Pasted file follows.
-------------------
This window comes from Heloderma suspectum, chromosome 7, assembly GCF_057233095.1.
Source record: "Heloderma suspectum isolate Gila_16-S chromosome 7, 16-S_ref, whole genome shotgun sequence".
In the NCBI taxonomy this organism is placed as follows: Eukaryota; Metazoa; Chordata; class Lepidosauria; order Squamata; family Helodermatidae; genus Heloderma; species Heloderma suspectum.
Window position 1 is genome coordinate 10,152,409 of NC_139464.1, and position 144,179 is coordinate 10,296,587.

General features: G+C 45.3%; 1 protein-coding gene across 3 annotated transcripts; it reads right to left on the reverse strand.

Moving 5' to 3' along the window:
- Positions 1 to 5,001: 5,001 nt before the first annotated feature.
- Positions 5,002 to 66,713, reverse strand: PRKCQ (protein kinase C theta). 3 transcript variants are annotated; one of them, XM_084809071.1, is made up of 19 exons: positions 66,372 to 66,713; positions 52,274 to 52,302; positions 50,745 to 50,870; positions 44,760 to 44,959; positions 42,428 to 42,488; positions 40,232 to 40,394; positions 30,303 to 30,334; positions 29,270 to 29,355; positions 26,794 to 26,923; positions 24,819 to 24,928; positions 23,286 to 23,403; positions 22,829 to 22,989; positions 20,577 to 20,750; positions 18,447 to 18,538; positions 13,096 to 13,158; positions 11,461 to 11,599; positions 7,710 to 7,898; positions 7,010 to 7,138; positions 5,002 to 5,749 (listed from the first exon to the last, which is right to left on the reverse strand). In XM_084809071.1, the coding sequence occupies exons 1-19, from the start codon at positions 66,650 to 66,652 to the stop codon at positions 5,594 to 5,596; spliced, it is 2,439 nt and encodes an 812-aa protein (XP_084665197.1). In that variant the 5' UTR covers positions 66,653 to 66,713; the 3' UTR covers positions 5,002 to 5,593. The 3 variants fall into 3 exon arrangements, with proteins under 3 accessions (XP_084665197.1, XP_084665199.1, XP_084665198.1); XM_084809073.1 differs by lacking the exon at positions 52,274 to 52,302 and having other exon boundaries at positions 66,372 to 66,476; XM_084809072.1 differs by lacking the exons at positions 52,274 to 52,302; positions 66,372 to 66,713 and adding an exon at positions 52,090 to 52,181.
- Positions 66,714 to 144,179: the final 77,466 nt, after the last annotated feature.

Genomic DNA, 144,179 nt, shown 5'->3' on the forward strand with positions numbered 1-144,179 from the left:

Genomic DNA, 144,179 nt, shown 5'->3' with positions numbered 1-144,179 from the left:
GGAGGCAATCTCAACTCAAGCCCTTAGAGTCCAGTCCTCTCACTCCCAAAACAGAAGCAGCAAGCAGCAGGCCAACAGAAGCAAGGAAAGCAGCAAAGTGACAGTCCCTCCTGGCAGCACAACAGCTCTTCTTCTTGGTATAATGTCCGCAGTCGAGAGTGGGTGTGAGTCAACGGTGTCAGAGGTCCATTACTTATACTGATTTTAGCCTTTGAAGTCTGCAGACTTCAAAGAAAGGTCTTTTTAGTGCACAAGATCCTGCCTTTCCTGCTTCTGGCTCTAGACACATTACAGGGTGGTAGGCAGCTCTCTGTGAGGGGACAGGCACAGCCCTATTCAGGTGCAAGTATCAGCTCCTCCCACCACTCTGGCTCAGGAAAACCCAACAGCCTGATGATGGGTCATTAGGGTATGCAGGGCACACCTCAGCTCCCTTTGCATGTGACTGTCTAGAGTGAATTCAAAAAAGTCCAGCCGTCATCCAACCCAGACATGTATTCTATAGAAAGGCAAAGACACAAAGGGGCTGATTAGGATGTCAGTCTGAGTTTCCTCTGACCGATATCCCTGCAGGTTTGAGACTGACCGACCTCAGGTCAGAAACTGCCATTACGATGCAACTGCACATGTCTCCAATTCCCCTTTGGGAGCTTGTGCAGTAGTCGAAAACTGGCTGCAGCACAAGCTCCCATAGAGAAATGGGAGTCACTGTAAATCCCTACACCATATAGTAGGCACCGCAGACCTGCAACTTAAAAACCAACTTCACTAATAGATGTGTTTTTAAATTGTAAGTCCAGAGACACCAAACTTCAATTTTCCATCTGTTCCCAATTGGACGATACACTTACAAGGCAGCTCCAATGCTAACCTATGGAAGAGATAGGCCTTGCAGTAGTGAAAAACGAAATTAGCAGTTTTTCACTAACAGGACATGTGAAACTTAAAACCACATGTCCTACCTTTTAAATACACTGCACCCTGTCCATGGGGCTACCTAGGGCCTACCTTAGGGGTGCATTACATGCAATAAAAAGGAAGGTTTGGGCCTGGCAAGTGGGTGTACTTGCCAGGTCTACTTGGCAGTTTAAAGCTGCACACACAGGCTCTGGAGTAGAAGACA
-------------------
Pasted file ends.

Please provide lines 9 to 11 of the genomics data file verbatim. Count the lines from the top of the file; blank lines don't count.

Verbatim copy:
- Positions 66,714 to 144,179: the final 77,466 nt, after the last annotated feature.

Genomic DNA, 144,179 nt, shown 5'->3' on the forward strand with positions numbered 1-144,179 from the left:

Genomic DNA, 144,179 nt, shown 5'->3' with positions numbered 1-144,179 from the left: